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Technical Commission VII



International Archives of the Photogrammetry, Remote Sensing and Spatial Information Sciences, Volume XXXIX-B7, 2012
XXII ISPRS Congress, 25 August — 01 September 2012, Melbourne, Australia
D. Amarsaikhan * *, M. Saandar ", V. Battsengel ©, Sh. Amarjargal “
? Institute of Informatics and RS, MAS, Ulaanbaatar-51, Mongolia - amar64(@arvis.ac.mn
® MonMap Engineering Services Co., Ulaanbaatar, Mongolia - msaandar@mongol.net
* School of Geography and Geology, NUM, Ulaanbaatar, Mongolia - battsengel@num.edu.mn
4 Research Centre of Astronomy and Geophysics, MAS, Ulaanbaatar, Mongolia - amarshrgl@yahoo.com
Commission VII, WG VII/5
KEY WORDS: Optical, Microwave, Forest mapping, Refined maximum likelihood classification
The aim of this study is to conduct a forest resources study using optical and synthetic aperture radar (SAR) satellite images. For
this purpose, a forest-dominated site around the Lake Khuvsgul located in northern Mongolia is selected. As remote sensing (RS)
data sources, panchromatic and multispectral Landsat 7 images as well as ALOS PALSAR L-band HH polarization data are used. To
produce a reliable land cover map from the multisensor images, a novel refined maximum likelihood classification based on the
spectral and spatial thresholds are applied and for the accuracy assessment an overall accuracy is used. Overall, the research
demonstrates that advanced spatial technologies based on optical and microwave RS are reliable tools for different forest studies.
Forest is a very important natural resource that plays a
significant role in keeping an environmental stability,
ecological balance, environmental conservation, food security
and sustainable development in both developed and developing
countries. In recent years, deforestation and forest land
degradation have become the main concern for forest
specialists and ecologists as well as policy and decision-makers
dealing with the environment. It has been found that much of
the existing forests have been destroyed, mainly by shifting
cultivation, timber preparation, legal and illegal logging, forest
fires and increased number of people involved in agricultural
activities Amarsaikhan ef al. 2011). To protect and conserve
the deteriorating forest, it is very important to introduce a
sustainable forest management policy.
The concept of sustainable forest management should involve
clear definition of the desired future condition of a forest,
evaluation of the current management practices and thoroughly
defined objectives to achieve a desired future condition.
Achieving sustainable forest management should require
effective measuring and monitoring activities which can
provide reliable forest information to support policy and
decision-making related to sustainable development (Haase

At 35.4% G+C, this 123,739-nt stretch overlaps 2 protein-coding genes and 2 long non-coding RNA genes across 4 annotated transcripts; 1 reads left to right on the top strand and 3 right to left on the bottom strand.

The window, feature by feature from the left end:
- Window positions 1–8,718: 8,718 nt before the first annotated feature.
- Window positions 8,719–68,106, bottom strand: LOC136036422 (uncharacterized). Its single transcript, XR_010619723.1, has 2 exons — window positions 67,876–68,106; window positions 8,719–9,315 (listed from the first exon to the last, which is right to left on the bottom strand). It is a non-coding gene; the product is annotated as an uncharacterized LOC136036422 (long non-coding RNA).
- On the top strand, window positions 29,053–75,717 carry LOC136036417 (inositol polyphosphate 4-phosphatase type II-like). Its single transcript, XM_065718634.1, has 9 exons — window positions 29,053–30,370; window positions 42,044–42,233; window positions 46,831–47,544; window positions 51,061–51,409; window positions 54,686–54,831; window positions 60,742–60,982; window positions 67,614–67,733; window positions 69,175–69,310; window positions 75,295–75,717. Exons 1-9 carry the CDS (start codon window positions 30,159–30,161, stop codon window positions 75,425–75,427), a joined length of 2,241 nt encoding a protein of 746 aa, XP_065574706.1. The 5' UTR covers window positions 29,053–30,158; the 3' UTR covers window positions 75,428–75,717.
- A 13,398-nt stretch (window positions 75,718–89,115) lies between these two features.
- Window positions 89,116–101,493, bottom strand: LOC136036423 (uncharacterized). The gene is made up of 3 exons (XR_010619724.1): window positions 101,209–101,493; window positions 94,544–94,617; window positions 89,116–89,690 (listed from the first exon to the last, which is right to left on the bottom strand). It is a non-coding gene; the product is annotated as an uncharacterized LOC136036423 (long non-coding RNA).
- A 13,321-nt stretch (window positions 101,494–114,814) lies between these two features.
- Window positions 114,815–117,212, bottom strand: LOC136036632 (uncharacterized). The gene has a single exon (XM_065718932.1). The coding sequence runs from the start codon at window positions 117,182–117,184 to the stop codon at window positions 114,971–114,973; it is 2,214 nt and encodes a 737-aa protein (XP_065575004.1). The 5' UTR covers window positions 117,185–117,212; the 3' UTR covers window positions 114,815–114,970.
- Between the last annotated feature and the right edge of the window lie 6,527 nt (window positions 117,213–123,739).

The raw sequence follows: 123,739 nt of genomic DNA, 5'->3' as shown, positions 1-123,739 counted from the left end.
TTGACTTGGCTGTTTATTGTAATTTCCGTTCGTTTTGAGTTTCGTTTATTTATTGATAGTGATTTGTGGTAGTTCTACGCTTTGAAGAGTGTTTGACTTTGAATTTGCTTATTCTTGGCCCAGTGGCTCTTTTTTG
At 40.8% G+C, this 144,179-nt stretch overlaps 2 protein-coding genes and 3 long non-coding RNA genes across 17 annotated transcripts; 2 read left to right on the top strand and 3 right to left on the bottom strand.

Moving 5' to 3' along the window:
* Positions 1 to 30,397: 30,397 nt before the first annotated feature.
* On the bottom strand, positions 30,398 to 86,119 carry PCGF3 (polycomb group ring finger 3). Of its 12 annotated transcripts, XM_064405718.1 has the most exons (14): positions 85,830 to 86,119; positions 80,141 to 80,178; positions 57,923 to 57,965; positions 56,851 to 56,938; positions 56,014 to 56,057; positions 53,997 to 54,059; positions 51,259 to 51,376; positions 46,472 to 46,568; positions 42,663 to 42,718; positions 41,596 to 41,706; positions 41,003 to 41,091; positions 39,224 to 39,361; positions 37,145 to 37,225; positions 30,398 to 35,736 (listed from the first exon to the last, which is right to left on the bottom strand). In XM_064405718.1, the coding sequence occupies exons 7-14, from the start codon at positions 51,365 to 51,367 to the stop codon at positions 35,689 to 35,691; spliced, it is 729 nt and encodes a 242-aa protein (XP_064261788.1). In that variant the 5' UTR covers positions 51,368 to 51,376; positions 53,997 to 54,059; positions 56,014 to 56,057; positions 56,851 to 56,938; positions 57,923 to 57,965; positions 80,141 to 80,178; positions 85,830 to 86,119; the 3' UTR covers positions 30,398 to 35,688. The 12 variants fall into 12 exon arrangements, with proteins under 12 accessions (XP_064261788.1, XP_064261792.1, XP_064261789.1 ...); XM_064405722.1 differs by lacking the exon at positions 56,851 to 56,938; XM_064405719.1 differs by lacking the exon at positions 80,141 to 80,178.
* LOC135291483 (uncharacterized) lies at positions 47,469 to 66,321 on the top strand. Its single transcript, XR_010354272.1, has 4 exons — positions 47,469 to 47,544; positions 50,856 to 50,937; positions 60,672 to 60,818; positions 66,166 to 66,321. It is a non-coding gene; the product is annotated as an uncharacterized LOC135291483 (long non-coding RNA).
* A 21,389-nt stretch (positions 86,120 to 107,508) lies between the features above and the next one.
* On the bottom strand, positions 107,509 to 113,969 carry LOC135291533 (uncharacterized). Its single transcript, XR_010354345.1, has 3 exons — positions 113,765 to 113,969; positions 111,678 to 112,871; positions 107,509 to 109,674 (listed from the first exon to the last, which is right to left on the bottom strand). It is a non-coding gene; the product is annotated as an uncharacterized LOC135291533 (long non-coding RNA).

and Camphausen, 2007). It is unambiguous that accurate and
real-time forest related spatial information along with its
attributes is the key for successful planning and management.
In spatial context, such information might be collected from
many different sources. However, the most reliable source that
could provide real-time information for the accurate analysis
could be RS (Amarsaikhan, 2011).

* Corresponding author
Traditionally, multispectral RS images have been widely used
for forest monitoring and management. Since the end of the
last century, single polarization SAR data sets have been
increasingly accessible for the forest specialists. As the present
space science and technology are so advanced, very high
resolution multichannel optical and polarimetric SAR images
are available for different forest studies. The combined
application of optical and radar data sets can provide unique
information for forest planning and management, because
passive sensor images will represent spectral variations of the
top layer of the forest classes, whereas microwave data with its
penetrating capabilities can provide some additional
information about forest canopy (Amarsaikhan ef al. 2004,
Amarsaikhan et al. 2011). Moreover, it is clear that the
integrated use of the optical and microwave data sets should
improve an accuracy in a forest mapping, because as the
images are acquired in different portions of electro-magnetic
spectrum, could positively influence a decision-making in
overlapping boundaries (Amarsaikhan et al. 2009).
The aim of this research is to conduct a forest resources study
using optical and microwave RS along with a geographical
information system (GIS). For this purpose, a test site located in
northern Mongolia has been selected. As RS data sources,
multitemporal Landsat ETM+ images and ALOS PALSAR L-
band HH polarization data were used. To produce a land cover
map from the multisensor images, a novel refined maximum
likelihood classification based on the spectral and spatial
thresholds has been applied and for the accuracy assessment an
overall accuracy was used. The analysis was carried out using
Erdas Imagine and ArcGIS systems installed in a PC